In addition to the contract shortcomings, there have been other bumps in the road with Mancon. Eight months after signing the contract in February 2017, the T and Mancon agreed to a change order that spelled out some new responsibilities and bumped up the contract cost to $29.3 million. Within a year of the deal with Mancon, the T brought on another vendor to improve inventory management – not to replace Mancon, but to supplement its work.
“Due to challenges with the implementation of the new agreement, MBTA has requested support” from Alvarez & Marsal, a consulting firm whose initial responsibilities included facilitating meetings between Mancon and T officials and tracking orders, according to a copy of the T’s December 2017 agreement with that firm. Over the course of six months, the costs laid out in agreements between the T and Alvarez & Marsal added up to at least $1.5 million, which would eat into some of the projecting savings from hiring Mancon.
There has not yet been a follow-up discussion at the control board about the Mancon agreement since it was approved, but board members recently have started asking for information. An update has been scheduled for Monday. The state’s inspector general is also looking into the Mancon contract, although the precise focus of the investigation is unclear, according to an individual with knowledge of the situation.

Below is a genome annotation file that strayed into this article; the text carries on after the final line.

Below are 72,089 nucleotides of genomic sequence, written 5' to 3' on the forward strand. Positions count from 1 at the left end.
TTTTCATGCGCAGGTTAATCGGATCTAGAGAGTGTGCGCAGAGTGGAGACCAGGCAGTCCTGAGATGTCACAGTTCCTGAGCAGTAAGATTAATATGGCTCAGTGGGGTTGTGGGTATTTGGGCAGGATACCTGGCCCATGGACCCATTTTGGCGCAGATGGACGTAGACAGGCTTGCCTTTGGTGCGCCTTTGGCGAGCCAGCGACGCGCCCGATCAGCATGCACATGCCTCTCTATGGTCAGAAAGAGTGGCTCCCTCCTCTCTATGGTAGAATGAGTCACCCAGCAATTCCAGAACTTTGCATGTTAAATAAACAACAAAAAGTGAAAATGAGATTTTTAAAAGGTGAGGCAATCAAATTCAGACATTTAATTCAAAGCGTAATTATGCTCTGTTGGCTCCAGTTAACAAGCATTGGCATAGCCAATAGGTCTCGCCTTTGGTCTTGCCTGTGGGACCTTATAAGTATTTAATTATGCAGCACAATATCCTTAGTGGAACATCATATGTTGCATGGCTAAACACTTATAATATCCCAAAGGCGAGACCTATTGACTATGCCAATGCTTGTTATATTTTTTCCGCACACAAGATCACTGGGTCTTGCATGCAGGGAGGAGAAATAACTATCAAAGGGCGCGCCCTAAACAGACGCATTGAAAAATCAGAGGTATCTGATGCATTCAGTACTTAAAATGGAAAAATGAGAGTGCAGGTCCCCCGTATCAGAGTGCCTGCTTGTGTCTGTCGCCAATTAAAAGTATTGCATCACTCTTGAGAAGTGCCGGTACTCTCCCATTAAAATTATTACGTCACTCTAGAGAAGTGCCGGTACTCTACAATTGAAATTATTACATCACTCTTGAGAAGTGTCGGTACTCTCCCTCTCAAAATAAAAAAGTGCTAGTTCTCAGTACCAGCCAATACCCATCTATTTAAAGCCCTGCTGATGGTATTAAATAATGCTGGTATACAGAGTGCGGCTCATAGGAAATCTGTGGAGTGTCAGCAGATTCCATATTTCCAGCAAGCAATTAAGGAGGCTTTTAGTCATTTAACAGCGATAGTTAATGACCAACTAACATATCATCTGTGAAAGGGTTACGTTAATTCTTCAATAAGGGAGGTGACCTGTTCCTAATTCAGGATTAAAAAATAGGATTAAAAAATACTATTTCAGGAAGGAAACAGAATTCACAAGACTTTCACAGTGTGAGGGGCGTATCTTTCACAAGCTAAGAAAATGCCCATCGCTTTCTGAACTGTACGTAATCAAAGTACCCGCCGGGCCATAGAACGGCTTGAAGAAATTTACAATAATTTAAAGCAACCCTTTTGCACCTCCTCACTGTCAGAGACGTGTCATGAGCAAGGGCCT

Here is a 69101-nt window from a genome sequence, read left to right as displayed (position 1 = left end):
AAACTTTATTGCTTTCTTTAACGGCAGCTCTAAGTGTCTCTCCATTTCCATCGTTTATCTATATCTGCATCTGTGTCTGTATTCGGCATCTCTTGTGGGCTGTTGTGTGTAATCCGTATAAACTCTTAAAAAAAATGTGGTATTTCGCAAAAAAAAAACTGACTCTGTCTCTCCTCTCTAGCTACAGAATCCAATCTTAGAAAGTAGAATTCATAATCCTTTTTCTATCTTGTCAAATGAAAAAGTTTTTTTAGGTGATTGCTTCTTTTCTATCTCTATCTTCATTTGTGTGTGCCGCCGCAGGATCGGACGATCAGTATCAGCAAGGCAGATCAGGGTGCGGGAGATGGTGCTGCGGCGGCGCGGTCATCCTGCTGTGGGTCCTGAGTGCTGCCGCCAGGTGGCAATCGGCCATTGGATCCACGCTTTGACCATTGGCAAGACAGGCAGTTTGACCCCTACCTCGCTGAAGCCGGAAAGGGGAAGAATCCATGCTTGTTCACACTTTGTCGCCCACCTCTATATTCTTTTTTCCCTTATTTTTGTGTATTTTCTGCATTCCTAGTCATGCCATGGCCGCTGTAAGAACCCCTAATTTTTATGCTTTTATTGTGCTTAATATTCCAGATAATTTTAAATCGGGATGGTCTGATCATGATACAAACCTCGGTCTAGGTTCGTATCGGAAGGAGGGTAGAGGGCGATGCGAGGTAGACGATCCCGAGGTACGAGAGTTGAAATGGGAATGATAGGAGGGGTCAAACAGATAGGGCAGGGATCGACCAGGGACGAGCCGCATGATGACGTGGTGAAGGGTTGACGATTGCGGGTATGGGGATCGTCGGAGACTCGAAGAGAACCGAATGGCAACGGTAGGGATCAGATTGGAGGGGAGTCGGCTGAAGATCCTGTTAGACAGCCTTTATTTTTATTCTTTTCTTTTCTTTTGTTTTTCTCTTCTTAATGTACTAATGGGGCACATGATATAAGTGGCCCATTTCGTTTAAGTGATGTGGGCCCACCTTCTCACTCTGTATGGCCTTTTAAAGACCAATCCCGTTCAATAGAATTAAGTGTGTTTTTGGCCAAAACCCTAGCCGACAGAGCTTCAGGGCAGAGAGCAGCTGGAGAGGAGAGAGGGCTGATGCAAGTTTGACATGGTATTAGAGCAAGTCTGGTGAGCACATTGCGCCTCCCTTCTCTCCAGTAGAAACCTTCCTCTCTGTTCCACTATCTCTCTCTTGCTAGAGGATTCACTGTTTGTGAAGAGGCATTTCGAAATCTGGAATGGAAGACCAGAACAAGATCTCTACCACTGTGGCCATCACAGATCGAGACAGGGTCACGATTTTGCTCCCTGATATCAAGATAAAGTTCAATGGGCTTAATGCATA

The inventory operation is an important cog in the overall transit system. It keeps repair shops stocked with the equipment needed to keep buses and trains up and running for the hundreds of thousands of commuters who rely on the T every day. There have been some warning signs about how that process is working under the new vendor.
Last September, an internal audit turned up one area in which Mancon was not living up to its contract.
“According to the contract, Mancon should be performing all logistics operations with the use of their own equipment and inventory software system,” read the internal audit. “There is no inventory software in place. The overall process is being performed by Mancon employees without Mancon’s inventory software system.”
One of the faults that T officials identified with the in-house inventory system years ago was its inability to track the parts in stock. By switching to Mancon, the T’s inventory tracking system was supposed to improve from about 60 percent to 95 percent accuracy in its records, according to a presentation made to the control board on the day it approved the contract.
While Mancon has improved in that area, it fell far short of the 92 percent accuracy rate that T officials set for the first year of the contract. According to a report the T made to the Legislature last year, which doesn’t specifically mention the missed goals, inventory accuracy was about 57 percent one year into the contract, and 80 percent as of last May. Pesaturo said Mancon’s inventory accuracy has subsequently improved to 89 percent.
One MBTA worker who interacts with Mancon on a regular basis and did not want to be identified said Mancon workers are unfamiliar with the parts they are handling. “It’s easy to deliver parts on time. It’s more difficult to deliver the correct parts on time,” said the worker, who said the Mancon employees “have no clue.”